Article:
We couldn’t have a pair of socks without the colour red in them!
I used oddments of WYS Signature 4ply in Cayenne Pepper, and if you’ve ever knitted any of their Christmas socks, I’m pretty sure you’ll have some oddments in your stash too!
But what about the blue? That’s not a traditional Japanese colour, surely? Well, the blue is for the fish as they need somewhere to swim and I love the way that the WYS Signature 4ply Blue Raspberry changes colour in different lights. It was a bit of a faff when I was trying to take photos to show you, I have to admit, as depending on the time of day and whereabouts I took the photos, the socks either looked blue or green, but actually, I think that is just right to represent water. And of course, there’s going to be a very big ocean between us and our girl when she goes away, but I’m trying not to think about that too much right now.
You can choose for yourself whether your fish have eyes or not as they are sewn on afterwards.
I decided that they were so tiny that it might not look right as a whole stitch, and for anybody new to colourwork, carrying two colours across to create the eyes as you went along might feel a bit much. This way, you can sew them on afterwards or not to get the look you prefer. I think they look cute with eyes, though!
The Don’t Be Koi socks are knitted as cuff (or top) down socks with a heel flap and gusset heel – if you’ve knitted my Basic 4ply Socks pattern, this one will feel very familiar as it’s based on the same shape and uses the same heel stitch heel flap. If you’re new to knitting socks, you can get a free copy of my Basic 4ply Socks pattern and step-by-step Sockalong tutorials here, so you can follow along with those if you get a bit stuck.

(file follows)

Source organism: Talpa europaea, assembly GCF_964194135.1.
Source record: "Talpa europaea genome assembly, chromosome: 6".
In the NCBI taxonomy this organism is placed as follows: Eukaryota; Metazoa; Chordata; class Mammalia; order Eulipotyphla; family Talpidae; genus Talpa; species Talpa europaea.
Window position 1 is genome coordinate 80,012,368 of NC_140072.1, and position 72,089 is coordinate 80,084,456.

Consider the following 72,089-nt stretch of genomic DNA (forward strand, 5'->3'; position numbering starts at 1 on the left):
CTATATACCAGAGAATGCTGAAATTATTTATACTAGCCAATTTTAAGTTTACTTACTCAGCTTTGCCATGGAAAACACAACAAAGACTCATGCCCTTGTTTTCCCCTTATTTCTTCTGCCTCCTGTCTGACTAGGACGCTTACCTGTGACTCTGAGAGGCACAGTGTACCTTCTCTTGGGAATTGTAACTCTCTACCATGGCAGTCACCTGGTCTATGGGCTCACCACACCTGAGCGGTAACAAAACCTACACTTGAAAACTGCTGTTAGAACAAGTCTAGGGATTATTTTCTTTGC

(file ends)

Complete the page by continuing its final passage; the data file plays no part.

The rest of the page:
Not so small daughter helped me with the photography and this was later in the day than earlier photos – can you see what I mean about the yarn changing colour? It’s brilliant!
If you’ve never had a go at colourwork before but think that these might be the socks for you to dip your toes into the water (groan), you will only be working with 2 colours and you can find a photos and help with getting started with colourwork in my Easy Colourwork Socks tutorial.
Don’t Be Koi is available to buy through Ravelry and Payhip. The pattern is 14 pages long, but only pages 1-8 are required for the instructions and charts. The socks are in 4 sizes from 8 – 9½ ins (20-24 cm) circumference. The remaining pages are tutorial pages for dealing with colourwork jog and sewing on the eyes, so you don’t need to print it all out unless you want to.
You can find the pattern on the Ravelry project page here, and if you’re not a member of Ravelry, you can still buy the pattern through this button (it won’t take you onto the site):
You can also find the pattern on Payhip here.
I’ll be donating the profits to not so small daughter’s fundraising efforts to help make sure that she not only manages to pay for the trip but also the extra kit that she’s going to need. If you choose to buy the pattern, you’ll be helping her to make her dream of visiting Japan come true and we both thank you very much xx
* The badge that you can see in the main photo is the Guiding North West England Japan trip badge and we have a few left to sell. If you would like one for your camp blanket, they’re £1.60 each and you can message me via the contact me from in the left hand side bar 🙂